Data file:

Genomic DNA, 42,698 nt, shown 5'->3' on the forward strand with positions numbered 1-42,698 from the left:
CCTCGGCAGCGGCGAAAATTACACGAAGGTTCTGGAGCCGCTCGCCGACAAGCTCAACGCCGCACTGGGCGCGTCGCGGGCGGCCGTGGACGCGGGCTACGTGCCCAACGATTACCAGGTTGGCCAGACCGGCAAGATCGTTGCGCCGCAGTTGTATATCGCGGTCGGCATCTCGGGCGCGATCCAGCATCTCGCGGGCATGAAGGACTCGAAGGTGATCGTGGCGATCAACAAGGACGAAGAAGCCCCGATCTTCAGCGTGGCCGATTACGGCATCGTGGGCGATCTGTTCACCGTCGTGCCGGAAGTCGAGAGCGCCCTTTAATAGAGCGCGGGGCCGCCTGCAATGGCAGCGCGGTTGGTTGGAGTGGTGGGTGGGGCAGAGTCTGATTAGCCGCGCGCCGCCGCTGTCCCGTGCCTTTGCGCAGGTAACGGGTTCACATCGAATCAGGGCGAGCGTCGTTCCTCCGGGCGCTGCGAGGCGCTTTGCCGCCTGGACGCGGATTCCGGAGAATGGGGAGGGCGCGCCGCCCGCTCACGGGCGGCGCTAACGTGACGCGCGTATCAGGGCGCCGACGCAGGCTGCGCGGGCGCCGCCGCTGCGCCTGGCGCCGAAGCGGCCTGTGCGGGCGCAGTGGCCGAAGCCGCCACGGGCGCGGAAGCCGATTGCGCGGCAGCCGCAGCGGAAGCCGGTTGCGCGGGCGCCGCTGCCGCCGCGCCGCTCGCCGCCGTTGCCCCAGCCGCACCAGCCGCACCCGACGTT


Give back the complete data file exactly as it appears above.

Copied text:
Genomic DNA, 42,698 nt, shown 5'->3' on the forward strand with positions numbered 1-42,698 from the left:
CCTCGGCAGCGGCGAAAATTACACGAAGGTTCTGGAGCCGCTCGCCGACAAGCTCAACGCCGCACTGGGCGCGTCGCGGGCGGCCGTGGACGCGGGCTACGTGCCCAACGATTACCAGGTTGGCCAGACCGGCAAGATCGTTGCGCCGCAGTTGTATATCGCGGTCGGCATCTCGGGCGCGATCCAGCATCTCGCGGGCATGAAGGACTCGAAGGTGATCGTGGCGATCAACAAGGACGAAGAAGCCCCGATCTTCAGCGTGGCCGATTACGGCATCGTGGGCGATCTGTTCACCGTCGTGCCGGAAGTCGAGAGCGCCCTTTAATAGAGCGCGGGGCCGCCTGCAATGGCAGCGCGGTTGGTTGGAGTGGTGGGTGGGGCAGAGTCTGATTAGCCGCGCGCCGCCGCTGTCCCGTGCCTTTGCGCAGGTAACGGGTTCACATCGAATCAGGGCGAGCGTCGTTCCTCCGGGCGCTGCGAGGCGCTTTGCCGCCTGGACGCGGATTCCGGAGAATGGGGAGGGCGCGCCGCCCGCTCACGGGCGGCGCTAACGTGACGCGCGTATCAGGGCGCCGACGCAGGCTGCGCGGGCGCCGCCGCTGCGCCTGGCGCCGAAGCGGCCTGTGCGGGCGCAGTGGCCGAAGCCGCCACGGGCGCGGAAGCCGATTGCGCGGCAGCCGCAGCGGAAGCCGGTTGCGCGGGCGCCGCTGCCGCCGCGCCGCTCGCCGCCGTTGCCCCAGCCGCACCAGCCGCACCCGACGTT